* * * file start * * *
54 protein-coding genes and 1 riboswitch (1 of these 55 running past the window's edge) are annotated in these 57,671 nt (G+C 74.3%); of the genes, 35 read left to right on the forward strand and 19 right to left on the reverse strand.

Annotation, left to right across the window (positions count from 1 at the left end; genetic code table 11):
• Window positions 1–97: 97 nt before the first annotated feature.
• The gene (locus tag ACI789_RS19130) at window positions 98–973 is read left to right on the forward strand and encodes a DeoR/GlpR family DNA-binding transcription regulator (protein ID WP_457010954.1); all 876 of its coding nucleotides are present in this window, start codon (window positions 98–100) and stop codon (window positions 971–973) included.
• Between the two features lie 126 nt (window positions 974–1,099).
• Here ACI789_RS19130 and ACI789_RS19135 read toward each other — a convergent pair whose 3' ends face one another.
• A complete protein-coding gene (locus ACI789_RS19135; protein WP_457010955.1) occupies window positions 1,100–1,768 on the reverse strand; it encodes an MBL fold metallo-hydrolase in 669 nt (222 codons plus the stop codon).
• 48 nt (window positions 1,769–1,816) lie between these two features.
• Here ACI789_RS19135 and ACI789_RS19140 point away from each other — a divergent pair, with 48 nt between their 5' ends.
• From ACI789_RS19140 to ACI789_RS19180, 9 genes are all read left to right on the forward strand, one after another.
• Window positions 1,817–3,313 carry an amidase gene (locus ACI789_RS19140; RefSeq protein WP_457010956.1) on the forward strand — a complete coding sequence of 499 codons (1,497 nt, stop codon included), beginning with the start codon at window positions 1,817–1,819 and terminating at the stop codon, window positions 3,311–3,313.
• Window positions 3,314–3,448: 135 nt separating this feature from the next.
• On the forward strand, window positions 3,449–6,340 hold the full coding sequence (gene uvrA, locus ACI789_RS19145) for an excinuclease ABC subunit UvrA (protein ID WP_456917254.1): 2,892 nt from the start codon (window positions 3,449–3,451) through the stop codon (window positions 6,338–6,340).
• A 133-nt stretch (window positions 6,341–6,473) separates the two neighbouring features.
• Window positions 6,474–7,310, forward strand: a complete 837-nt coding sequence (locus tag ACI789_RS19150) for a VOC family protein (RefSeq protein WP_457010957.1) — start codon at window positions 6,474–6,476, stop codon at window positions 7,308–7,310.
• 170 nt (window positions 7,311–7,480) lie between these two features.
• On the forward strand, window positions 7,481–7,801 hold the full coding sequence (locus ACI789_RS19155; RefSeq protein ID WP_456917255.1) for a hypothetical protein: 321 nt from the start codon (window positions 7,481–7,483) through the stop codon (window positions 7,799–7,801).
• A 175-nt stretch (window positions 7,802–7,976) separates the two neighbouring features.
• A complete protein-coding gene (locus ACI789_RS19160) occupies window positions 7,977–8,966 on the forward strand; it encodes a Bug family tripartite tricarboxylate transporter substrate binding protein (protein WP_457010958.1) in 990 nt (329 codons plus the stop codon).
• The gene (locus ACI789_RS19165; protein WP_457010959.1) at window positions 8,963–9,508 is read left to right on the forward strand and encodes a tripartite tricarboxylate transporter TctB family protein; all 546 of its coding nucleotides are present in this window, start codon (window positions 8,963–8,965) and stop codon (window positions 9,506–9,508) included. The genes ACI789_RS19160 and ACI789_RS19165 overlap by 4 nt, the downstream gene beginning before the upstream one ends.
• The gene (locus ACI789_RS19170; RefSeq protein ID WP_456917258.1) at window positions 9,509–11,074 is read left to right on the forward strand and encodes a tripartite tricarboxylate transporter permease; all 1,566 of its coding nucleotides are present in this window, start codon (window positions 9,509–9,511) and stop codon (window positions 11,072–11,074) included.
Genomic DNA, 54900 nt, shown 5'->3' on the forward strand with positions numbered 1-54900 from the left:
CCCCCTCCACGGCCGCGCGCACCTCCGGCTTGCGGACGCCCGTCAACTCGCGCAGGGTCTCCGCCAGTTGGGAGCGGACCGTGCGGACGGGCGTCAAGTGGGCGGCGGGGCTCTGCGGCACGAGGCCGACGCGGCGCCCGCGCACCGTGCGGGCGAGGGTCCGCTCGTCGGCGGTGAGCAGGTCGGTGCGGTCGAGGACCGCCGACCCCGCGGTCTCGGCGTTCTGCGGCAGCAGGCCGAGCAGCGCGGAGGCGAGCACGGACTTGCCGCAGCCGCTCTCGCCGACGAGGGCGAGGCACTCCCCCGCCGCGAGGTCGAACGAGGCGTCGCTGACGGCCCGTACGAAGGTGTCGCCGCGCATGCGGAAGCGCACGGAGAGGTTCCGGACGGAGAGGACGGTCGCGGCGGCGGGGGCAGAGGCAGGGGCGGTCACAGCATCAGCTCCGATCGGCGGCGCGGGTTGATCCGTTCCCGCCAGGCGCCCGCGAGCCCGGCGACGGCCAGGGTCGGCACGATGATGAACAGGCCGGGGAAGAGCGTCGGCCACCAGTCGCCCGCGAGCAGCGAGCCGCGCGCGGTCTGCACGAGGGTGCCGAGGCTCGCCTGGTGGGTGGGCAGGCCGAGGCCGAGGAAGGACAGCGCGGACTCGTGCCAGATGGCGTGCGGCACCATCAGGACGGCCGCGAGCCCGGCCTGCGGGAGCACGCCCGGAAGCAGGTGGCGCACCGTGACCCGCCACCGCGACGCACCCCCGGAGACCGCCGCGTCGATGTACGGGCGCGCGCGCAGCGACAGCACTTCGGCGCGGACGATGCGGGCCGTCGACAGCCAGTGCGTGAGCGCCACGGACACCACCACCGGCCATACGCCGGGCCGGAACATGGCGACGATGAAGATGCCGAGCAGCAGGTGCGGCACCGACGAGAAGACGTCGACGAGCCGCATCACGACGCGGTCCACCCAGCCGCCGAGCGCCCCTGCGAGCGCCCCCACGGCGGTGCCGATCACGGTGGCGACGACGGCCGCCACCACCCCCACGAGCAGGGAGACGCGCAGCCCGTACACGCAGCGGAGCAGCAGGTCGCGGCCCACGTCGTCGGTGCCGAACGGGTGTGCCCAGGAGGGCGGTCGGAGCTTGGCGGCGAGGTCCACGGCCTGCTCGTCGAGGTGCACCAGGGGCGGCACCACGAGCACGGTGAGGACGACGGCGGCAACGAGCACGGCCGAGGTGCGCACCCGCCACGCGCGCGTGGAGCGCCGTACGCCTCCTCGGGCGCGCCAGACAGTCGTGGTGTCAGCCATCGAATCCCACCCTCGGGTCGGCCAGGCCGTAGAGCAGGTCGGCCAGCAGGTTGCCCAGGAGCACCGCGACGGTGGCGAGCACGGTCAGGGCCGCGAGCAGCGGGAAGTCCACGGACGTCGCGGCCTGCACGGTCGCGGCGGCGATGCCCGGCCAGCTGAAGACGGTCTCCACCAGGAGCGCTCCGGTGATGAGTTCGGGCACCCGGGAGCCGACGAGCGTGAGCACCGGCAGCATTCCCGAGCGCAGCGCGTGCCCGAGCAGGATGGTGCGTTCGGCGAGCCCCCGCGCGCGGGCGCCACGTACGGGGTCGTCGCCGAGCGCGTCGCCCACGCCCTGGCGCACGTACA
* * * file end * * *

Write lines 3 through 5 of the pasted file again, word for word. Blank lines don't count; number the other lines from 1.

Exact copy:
• Window positions 1–97: 97 nt before the first annotated feature.
• The gene (locus tag ACI789_RS19130) at window positions 98–973 is read left to right on the forward strand and encodes a DeoR/GlpR family DNA-binding transcription regulator (protein ID WP_457010954.1); all 876 of its coding nucleotides are present in this window, start codon (window positions 98–100) and stop codon (window positions 971–973) included.
• Between the two features lie 126 nt (window positions 974–1,099).